The Secret Chord

The Secret Chord, by Geraldine Brooks

Little, Brown (2015), Hardcover, 320 pages


A lyrical poem of a book, every bit in keeping with David’s legendary skill with the harp. The story of King David, largely stripped of the religious content, although the worship of Yahweh still forms a key part of some of the characters’ actions. This is the story of David as a figure of secular power, king of a nascent Israeli empire, with its enemies pushed back on all sides. The main enemies in this book are all internal, including David’s own family and entourage. Narrated by Natan, David’s pet prophet and adviser, who has sworn himself to celibacy to serve his king, yet must watch as David’s lust and that of his sons bring the king’s family to deadly conflict. Natan’s only comfort in in his custodianship of David’s youngest but most promising son, Shlomo (Solomon), who shows developing signs of the great and wise king he will become. The real charm of this book is in the deft, confident writing, which carries the reader effortlessly back to a time when people interacted with their gods and by sheer hard work, coaxed fertility out of an unforgiving land. Natan is a superb narrator, by turns carried away by David’s power, and shocked by his blatant disregard for the most sacred of Israel’s laws. Often he is melancholy and defeatist, but is always elevated when he beholds the blossoming Shlomo. His curse on David, for sending the Hittite mercenary Uriah to die in battle after sleeping with his wife Batshiva, is a chilling highlight – although David’s line will rule for ages, he is forever disfavoured by Yahweh and four of his family will die as punishment. This is a terrific read, a book to be savoured, and quite possibly re-read to gain further nuances. It is to be hoped that there is a follow-up covering the reign of Shlomo, that is something I look forward to.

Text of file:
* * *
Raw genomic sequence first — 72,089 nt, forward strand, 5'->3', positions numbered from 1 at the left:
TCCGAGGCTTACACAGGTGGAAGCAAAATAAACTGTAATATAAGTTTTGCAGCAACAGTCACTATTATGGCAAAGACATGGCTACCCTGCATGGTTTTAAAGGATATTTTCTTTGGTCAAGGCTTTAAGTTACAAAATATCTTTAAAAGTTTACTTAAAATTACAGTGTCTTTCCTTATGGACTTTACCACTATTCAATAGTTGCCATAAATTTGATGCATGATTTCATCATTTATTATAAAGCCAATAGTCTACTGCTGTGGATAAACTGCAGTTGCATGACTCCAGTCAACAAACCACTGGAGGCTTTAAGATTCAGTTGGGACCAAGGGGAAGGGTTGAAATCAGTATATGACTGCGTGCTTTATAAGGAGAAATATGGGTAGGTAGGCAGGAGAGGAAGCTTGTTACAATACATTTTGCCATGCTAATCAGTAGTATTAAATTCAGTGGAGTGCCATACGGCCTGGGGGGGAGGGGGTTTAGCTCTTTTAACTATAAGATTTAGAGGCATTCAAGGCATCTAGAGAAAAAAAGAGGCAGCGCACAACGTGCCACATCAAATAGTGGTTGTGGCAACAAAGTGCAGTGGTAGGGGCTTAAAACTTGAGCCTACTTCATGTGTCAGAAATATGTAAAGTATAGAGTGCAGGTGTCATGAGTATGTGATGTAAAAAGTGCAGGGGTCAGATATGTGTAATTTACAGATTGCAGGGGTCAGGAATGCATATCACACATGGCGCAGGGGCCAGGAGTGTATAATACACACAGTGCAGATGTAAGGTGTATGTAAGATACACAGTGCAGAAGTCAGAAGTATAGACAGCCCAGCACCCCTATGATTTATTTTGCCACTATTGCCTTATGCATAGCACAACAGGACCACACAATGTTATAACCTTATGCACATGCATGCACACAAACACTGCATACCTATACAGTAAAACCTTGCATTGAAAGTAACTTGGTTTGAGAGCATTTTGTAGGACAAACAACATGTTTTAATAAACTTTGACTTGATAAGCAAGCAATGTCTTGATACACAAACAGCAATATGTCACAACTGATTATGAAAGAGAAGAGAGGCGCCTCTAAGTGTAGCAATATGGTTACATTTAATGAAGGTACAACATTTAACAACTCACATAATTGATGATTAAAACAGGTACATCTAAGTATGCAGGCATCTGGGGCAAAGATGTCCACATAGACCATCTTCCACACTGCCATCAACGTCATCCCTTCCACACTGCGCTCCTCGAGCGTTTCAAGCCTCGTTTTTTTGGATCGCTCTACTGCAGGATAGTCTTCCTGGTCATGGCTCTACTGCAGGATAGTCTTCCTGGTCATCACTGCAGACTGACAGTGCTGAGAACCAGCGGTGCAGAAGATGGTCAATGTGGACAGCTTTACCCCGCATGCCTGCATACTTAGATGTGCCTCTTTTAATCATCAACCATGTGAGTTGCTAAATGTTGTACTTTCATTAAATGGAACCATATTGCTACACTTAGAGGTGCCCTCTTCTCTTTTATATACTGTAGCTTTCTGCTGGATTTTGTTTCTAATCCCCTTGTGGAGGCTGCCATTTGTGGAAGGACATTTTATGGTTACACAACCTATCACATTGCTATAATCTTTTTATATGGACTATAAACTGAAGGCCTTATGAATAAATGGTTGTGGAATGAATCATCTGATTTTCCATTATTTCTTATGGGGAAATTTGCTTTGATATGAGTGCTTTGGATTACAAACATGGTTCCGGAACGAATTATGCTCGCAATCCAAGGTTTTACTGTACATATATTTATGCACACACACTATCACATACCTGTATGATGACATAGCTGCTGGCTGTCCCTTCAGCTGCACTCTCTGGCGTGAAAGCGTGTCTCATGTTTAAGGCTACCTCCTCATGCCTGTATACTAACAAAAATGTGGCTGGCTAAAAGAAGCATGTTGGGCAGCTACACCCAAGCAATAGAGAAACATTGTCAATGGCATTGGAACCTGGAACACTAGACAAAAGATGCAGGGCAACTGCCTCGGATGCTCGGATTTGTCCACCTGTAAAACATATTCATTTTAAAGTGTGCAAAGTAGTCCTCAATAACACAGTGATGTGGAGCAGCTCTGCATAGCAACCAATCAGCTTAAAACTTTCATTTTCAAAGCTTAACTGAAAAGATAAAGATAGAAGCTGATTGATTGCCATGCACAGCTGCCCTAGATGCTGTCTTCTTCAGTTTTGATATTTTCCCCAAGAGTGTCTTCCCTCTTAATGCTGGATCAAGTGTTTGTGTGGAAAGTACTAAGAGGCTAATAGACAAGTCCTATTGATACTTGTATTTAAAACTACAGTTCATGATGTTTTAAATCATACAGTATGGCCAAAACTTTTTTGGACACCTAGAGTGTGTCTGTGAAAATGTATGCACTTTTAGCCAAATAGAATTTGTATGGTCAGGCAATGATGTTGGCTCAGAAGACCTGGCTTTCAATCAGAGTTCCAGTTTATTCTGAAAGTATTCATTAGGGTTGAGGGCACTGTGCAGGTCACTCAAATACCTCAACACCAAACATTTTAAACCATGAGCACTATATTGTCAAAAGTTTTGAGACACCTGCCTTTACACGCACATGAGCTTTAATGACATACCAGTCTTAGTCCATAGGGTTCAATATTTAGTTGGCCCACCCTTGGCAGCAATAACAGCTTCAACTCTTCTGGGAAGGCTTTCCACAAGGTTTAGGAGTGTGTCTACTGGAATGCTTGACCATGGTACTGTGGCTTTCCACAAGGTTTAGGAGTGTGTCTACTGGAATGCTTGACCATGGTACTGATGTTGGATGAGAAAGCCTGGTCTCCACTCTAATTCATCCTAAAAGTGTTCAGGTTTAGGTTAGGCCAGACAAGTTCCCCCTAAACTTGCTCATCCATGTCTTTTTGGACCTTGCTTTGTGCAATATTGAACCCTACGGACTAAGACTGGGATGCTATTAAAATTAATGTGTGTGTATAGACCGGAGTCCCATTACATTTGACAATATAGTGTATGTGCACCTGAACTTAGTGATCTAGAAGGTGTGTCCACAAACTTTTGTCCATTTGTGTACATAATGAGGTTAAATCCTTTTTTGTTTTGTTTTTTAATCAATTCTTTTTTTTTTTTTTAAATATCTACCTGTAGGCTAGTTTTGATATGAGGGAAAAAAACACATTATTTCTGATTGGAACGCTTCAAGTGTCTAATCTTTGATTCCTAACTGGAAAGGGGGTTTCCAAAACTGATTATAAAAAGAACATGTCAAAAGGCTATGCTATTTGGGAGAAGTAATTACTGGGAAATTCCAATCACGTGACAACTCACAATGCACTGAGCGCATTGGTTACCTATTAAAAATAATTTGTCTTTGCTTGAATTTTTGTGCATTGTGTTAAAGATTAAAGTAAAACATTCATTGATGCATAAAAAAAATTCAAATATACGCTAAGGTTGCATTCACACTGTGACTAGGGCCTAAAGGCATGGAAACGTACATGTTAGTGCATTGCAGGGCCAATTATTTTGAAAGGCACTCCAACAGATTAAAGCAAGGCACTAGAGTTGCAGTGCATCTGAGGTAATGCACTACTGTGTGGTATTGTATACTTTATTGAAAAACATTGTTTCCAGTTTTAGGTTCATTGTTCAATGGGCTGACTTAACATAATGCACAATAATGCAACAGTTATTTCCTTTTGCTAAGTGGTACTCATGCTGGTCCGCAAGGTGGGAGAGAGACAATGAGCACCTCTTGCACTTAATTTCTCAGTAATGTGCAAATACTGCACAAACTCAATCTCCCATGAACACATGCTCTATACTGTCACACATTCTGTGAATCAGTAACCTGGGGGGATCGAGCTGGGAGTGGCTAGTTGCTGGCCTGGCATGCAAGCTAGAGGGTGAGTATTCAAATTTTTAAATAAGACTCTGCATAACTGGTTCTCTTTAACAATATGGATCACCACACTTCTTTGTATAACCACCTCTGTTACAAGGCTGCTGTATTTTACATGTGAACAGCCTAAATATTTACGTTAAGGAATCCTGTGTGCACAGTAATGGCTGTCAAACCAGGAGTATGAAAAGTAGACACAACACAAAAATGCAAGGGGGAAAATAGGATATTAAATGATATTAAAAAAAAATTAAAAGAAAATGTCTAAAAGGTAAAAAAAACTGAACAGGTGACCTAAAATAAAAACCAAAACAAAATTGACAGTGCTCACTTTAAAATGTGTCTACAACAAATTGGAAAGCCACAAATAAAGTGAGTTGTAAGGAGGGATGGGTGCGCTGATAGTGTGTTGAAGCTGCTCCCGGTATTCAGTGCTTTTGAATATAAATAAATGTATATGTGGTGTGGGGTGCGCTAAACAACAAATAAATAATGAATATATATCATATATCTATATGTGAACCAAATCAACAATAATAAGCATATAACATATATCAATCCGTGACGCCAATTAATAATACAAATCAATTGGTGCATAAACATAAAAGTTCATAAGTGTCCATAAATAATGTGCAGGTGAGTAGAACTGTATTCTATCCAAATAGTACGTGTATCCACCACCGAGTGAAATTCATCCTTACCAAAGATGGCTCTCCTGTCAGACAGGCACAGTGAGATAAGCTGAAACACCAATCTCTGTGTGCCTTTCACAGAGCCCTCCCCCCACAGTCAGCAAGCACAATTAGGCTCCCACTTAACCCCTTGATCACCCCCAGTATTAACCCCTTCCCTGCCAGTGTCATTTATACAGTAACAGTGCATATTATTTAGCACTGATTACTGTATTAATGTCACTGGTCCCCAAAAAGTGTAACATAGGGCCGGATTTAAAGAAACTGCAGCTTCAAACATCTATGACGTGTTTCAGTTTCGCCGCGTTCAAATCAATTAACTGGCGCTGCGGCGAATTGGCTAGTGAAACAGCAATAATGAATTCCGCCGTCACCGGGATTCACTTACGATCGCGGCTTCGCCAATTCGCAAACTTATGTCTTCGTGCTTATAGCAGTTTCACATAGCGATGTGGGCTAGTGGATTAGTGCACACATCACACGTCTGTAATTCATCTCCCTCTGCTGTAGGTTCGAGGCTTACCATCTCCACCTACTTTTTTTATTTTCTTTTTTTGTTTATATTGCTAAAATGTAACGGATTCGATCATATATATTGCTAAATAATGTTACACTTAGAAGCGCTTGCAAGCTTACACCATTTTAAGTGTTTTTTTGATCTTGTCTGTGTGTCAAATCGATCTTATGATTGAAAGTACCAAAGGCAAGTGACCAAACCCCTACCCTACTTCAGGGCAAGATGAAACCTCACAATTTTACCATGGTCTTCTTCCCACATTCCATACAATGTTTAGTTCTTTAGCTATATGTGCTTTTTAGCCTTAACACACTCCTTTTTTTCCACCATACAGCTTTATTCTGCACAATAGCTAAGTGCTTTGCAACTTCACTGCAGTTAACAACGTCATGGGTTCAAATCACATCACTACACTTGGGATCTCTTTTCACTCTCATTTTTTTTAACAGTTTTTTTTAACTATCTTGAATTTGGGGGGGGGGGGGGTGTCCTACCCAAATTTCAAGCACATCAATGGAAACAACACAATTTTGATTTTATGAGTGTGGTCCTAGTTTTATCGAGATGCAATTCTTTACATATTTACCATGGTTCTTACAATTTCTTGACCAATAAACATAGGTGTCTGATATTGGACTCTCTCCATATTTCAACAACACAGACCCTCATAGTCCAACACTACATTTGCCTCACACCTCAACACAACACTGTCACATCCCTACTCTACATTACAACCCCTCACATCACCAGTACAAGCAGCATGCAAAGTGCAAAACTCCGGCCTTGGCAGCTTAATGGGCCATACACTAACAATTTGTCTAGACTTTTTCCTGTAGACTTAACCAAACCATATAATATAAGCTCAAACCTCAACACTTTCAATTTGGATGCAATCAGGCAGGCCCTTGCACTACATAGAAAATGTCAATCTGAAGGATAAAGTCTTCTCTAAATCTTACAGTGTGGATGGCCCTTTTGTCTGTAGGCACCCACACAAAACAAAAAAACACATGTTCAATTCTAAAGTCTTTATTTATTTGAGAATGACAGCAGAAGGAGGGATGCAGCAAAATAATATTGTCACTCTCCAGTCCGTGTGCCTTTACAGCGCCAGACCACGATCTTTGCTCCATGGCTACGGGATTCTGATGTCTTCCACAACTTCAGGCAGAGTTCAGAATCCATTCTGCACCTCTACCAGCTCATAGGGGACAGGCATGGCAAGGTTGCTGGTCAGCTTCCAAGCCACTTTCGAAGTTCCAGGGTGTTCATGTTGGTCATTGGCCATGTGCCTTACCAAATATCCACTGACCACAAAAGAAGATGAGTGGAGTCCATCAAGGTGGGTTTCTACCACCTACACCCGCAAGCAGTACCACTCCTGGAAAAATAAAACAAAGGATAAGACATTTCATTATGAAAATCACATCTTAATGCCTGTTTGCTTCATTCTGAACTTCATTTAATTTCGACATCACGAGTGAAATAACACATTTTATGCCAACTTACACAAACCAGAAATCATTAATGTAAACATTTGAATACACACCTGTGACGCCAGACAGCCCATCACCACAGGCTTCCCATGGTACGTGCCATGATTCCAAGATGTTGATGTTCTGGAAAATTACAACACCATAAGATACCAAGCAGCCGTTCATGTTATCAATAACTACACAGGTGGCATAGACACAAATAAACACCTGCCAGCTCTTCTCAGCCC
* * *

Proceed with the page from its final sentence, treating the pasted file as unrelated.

Ministers at War

Ministers at War: Winston Churchill and his War Cabinet, by Jonathan Schneer

Oneworld Publications (2015), Hardcover, 352 pages


Superbly written, lively account of the eclectic group of politicians, Conservative, Labour, Liberal and Independent, that Churchill put together in the darkest days of 1940 to firstly, save Britain, and secondly, win the war. Schneer shatters many myths about those days, not least that the War Cabinet put aside all its political and personal enmities to concentrate on the task at hand. Instead, infighting was frequent, and Churchill spent as much time hosing down squabbles, and fending off potential rivals, as he did planning the war. The other great myth was that Churchill’s popularity and position were unassailable for the duration of the war. Rather he reached his peak of popularity during the days after Dunkirk, during the Battle of Britain and the Blitz. After the treat of immediate invasion passed, his pubic popularity declined and various rivals started to measure the possibility of supplanting him. The two most significant were the high-minded independent Socialist Stafford Cripps, and the tough as nails Canadian-born magnate Lord Beaverbrook. Churchill saw off both of these challenges, but his legendary political skills failed him, when he underestimated the strength of public feeling for a complete overhaul of British society after the war, led by the firebrand Labourite Herbert Morrison. Churchill, and to a lesser extent  the Labour leadership both downplayed Morrison’s continuing agitation for a post-war reconstruction plan, but in the end the canny Labour leader Clement Atlee, always held in contempt by Churchill, went with the flow and won a totally unexpected landslide in the 1945 election, with Churchill irredeemably branded as a figure of the past. The book is a breathtaking piece of living history, with every tense moment, every argument, every vital meeting recording in a fast-moving style. I had my doubts initially about an American writing a book like this, evidenced by his need to explain, presumably to an American audience, how Westminster-style  democracy works, but Schneer has pulls it off brilliantly. People who claim to find history boring should read this, it snaps and crackles as well as any novel. A first-class piece of historical writing.



Six Against the Rock

Six Against the Rock, by Clark Howard

Granada (1979), Paperback, 432 pages